The ROW geometry is exactly the same as before. So it's just the cleanroomed state-of-repair. The corridor hasn't been substantially renovated since 1979 when the most recent signal system was installed and the Somerville Jct.-Lowell trackbed was undercut to swap the Plate F freight clearance route here (replacing the Fitchburg Line + Fitchburg Cutoff when the Cutoff was retired for the Red Line Extension). So the layout of control points was from a different era, and most else was in a state of in-situ maintenance stasis sans any upgrading. Up until the earliest pre-prep work for PTC the line annoyingly still retained an asynchronous south-of-Wilmington speed limit of 70 MPH one direction vs. 60 in the other. It's all evened up to standard-spec Class 4/79 MPH now (individual speed zones below the max will vary by geometry, but at least they're the same in either direction now).^ THere's all kinds of new crossovers, control points, & signals (including ones that have been obsoleted by PTC/Cab Signals), but I wonder how much they've actually been straightened? They've clearly benefitted from new & better drainage, new ties, and clean ballast (and way less scrub and trash trackside). (if we get too deep into CR, I'll move this to the "GLX impact on CR" thread that hasn't seen much action since the initial disruptions, Phase 1 bridge and trackside work, and the announcement of single-tracking and weekend bustitution)
Also the old unused rusting 3rd track scattered throughout the ROW is gone.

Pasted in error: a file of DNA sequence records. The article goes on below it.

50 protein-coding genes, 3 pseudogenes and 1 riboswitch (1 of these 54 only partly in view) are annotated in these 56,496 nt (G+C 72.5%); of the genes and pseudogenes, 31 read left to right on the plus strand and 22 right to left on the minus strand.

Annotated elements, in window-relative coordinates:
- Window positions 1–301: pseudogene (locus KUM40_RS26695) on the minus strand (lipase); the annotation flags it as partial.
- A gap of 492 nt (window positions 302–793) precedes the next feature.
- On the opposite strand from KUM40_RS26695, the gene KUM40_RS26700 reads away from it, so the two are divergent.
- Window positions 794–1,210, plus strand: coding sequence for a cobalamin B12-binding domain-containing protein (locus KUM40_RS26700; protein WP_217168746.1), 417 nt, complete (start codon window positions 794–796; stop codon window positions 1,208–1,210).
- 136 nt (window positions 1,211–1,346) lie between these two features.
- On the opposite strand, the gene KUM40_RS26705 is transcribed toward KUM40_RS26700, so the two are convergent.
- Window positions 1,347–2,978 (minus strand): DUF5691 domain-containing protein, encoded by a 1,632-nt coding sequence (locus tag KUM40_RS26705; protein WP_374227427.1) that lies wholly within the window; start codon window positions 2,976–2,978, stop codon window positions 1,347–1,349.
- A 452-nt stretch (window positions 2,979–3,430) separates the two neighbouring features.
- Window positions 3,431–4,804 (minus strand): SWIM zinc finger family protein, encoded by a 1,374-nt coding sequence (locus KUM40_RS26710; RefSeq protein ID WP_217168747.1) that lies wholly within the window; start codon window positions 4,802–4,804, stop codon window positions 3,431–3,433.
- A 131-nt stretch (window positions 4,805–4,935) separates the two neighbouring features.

For historical purposes, that "third track" was called the Fourth Iron running from Mystic Jct to Somerville Jct (where the abandoned Freight Cutoff came in). After a 12/21/01 derailment of DOBO just
north of Walnut Street, Guilford never fixed it up and it went fallow from Walnut Street to Somerville Jct - never to be used again. This required all Guilford/Pan Am to use the handthrow crossover at
Walnut Street (which only connected the southbound or No.2 Track to the 4th Iron) all year in all kinds of weather instead of coming in and out on signals at Somerville Jct. And of course, this created
single track operations between Somerville Jct and Tower A for passenger trains when freights were active.
I'd guess it'll be topped by a fence whose purpose is to allow the two sides to be treated independently for worker-safety rules (CR won't have to slow if GL is being worked on and vice-versa). Ditto the CR not having to slow if people crossing the GL grades (on the GL side)What's the purpose of the low-rise concrete wall/curb between the commuter rail tracks and the Green Line?
The CR and GL have different requirements for horizontal and vertical curves, as well as clearance under bridges, etc. I'm sure they tried keeping the adjacent lines as close in elevation to each other as possible, but curb walls inevitably were required.. especially considering the need for flat egress/maintenance walkways outside of the clearance envelopes.. so ballast couldn't simply be sloped between CR and GL.What's the purpose of the low-rise concrete wall/curb between the commuter rail tracks and the Green Line?